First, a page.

Below are billing tips that will help protect you:

  • Understand exactly how you will be billed. If it's on an hourly system, find out the increments. For example, some attorneys charge a minimum of one quarter of an hour (15 minutes) for a phone call, no matter how short the conversation.
  • Be alert for hidden expenses. Find out what costs and expenses you'll be expected to pay for over and above the lawyer's fees for services, such as for photocopies or faxes, travel expenses, or court fees. Watch out if your attorney wants to bill for services such as "word processing" or "administrative services."
  • See whether you can avoid hourly rates. Hourly billing is tricky, because it's difficult to know how many hours a particular task will take. If you can, get your attorney to agree to fixed fees for certain work rather than hourly billings. For example, if your attorney is negotiating a merchandising deal, get a flat rate for the whole job. That way, you will know exactly what to expect. If you cannot get fixed billings, ask your attorney to estimate fees for work and to explain any time that the bill exceeds the estimate.
  • Review billings carefully. Billings should be prompt and clear. Do not accept summary billings (for instance, one sentence such as "litigation work" covering a block of eight hours). Every item should be explained with rate and hours worked, including fractions. Late billings are not acceptable, especially in litigation. When you get bills you don't understand, ask the attorney for an explanation—and request that the attorney not bill you for the explanation.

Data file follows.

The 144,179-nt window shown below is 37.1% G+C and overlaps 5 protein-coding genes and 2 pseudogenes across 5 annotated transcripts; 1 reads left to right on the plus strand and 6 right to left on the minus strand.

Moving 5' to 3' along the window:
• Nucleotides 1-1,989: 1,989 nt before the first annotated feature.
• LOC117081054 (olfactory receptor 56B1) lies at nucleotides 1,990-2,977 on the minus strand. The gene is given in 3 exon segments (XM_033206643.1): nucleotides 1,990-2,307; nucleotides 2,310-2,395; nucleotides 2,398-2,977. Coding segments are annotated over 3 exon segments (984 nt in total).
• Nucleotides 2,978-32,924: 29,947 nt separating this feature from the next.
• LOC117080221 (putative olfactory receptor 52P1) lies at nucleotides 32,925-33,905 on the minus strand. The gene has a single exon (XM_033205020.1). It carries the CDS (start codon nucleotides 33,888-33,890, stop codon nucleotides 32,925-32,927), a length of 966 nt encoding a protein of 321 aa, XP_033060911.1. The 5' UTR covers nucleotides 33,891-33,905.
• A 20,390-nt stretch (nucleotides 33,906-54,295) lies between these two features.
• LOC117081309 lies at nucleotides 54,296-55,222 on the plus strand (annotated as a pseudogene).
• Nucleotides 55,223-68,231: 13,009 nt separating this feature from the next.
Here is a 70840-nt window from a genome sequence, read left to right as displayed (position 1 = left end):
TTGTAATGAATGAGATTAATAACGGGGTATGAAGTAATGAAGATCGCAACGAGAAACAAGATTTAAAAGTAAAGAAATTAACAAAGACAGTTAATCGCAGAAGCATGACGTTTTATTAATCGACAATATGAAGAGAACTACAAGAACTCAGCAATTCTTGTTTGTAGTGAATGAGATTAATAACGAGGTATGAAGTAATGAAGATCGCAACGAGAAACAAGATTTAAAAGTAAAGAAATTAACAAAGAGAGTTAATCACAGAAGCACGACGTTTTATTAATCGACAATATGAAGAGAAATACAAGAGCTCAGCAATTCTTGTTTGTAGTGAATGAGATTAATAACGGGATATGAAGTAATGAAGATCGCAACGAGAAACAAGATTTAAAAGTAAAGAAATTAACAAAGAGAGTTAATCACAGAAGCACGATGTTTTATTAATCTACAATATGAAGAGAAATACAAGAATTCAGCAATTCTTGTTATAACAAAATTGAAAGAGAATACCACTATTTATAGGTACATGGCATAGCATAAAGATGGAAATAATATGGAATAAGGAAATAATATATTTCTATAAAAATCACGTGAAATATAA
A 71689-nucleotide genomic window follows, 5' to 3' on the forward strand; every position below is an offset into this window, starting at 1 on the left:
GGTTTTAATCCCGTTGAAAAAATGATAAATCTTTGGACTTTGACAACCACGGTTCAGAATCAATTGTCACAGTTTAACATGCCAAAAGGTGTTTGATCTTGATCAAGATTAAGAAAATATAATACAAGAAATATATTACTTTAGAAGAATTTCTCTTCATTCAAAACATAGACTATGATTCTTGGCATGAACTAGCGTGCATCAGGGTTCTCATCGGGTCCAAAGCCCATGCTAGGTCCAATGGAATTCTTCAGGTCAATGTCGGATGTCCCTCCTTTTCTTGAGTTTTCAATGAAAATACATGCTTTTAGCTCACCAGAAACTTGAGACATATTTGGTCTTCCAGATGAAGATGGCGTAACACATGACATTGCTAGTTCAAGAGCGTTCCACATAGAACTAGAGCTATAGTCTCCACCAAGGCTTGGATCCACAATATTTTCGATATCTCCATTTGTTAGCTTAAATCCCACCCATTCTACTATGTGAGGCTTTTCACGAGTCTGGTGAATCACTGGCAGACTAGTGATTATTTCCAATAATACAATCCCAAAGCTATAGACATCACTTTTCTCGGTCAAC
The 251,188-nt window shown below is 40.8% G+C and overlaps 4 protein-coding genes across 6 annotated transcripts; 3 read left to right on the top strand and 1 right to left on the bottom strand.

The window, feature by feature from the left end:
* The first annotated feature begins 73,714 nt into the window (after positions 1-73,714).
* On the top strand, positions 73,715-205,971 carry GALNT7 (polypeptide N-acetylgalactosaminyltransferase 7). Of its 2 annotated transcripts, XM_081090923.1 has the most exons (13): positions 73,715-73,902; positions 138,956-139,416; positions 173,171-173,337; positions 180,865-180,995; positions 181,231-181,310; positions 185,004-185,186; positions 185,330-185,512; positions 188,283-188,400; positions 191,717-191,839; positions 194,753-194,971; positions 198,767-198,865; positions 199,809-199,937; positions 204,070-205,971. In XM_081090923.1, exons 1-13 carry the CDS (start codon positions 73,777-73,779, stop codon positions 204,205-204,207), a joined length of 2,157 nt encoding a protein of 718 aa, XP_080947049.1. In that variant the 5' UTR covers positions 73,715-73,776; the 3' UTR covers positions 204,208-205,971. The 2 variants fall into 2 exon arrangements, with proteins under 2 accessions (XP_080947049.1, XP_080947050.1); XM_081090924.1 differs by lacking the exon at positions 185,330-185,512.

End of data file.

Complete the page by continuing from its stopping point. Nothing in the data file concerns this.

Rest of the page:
Evaluating Your Attorney's Personal Style

Don't choose an attorney purely based on his or her "know-how." Consider also style and personality. While these qualities might seem superficial, remember that you may spend long hours working together. You may prefer to be represented by an attorney whose style and demeanor correspond with yours. Do you want someone aggressive? Ambitious? Accommodating? Serious? Boisterous?

Also consider whether you want someone with a particular reputation in the industry. For example, how well does the attorney understand your particular field of work? Does the attorney have a reputation as ethical, or sneaky? Does his or her name strike fear into the hearts of other lawyers and, if so, do you want that?

After you talk to a number of different lawyers, decide which qualities feel best for you.

Firing an Entertainment Lawyer

An entertainer does not need to love his or her attorney, but should at least respect and trust the attorney's abilities as a hired professional. As a general rule, you should switch attorneys (fire one and hire another) if you are unhappy with the services you've received. But also remember that switching attorneys is a nuisance, and you may lose time and money during that transition.

How do you fire an attorney? Send a letter stating that you are terminating services and want your files returned. The attorney will probably retain a copy of your files and return the originals to you. You may be asked to pay any outstanding bills. However, an attorney cannot withhold your files because you have failed to pay your bills.

If your attorney is in the midst of representing you to a third party (for example, a record company or movie studio), you should also notify that third party that you're no longer working with the attorney and that future correspondence should be sent to you directly (until you retain a new attorney).

The easiest way to switch attorneys is to find a new attorney and ask the old one to send the file to the new one. In that case, before terminating your current attorney, you would have another attorney prepared to take over any outstanding legal work.